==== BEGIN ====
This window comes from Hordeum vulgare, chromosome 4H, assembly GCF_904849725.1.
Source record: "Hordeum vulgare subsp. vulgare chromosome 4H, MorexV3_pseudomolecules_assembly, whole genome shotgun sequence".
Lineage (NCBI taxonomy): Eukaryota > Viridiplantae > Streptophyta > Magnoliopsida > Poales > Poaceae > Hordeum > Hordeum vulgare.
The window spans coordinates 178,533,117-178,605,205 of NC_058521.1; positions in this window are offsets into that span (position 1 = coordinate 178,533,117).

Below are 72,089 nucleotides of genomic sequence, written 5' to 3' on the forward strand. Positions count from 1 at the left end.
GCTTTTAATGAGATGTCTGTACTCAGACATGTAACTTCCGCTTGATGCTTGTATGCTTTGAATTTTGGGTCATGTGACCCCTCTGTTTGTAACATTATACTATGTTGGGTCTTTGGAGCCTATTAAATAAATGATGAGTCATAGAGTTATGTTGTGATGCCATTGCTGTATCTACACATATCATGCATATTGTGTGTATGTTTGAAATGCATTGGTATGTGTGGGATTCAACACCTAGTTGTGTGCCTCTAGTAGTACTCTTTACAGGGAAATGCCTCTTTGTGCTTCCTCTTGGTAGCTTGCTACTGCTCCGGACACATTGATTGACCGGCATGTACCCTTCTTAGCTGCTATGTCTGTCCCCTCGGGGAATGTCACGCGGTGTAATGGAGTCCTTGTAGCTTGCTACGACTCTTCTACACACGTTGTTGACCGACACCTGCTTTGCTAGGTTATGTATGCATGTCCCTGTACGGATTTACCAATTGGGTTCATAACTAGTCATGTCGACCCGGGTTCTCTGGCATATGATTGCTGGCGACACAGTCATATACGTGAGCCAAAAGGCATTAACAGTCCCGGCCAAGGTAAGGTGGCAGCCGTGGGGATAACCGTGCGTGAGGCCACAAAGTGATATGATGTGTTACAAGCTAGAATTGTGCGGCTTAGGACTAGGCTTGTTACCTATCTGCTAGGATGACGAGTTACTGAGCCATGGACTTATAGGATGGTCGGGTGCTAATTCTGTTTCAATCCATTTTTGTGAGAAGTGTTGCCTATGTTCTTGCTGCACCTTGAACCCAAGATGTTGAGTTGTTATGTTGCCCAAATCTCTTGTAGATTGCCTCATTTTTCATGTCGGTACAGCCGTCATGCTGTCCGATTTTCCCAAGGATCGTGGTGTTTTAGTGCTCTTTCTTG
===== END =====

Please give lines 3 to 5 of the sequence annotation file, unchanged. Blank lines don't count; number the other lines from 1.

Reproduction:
Lineage (NCBI taxonomy): Eukaryota > Viridiplantae > Streptophyta > Magnoliopsida > Poales > Poaceae > Hordeum > Hordeum vulgare.
The window spans coordinates 178,533,117-178,605,205 of NC_058521.1; positions in this window are offsets into that span (position 1 = coordinate 178,533,117).

Below are 72,089 nucleotides of genomic sequence, written 5' to 3' on the forward strand. Positions count from 1 at the left end.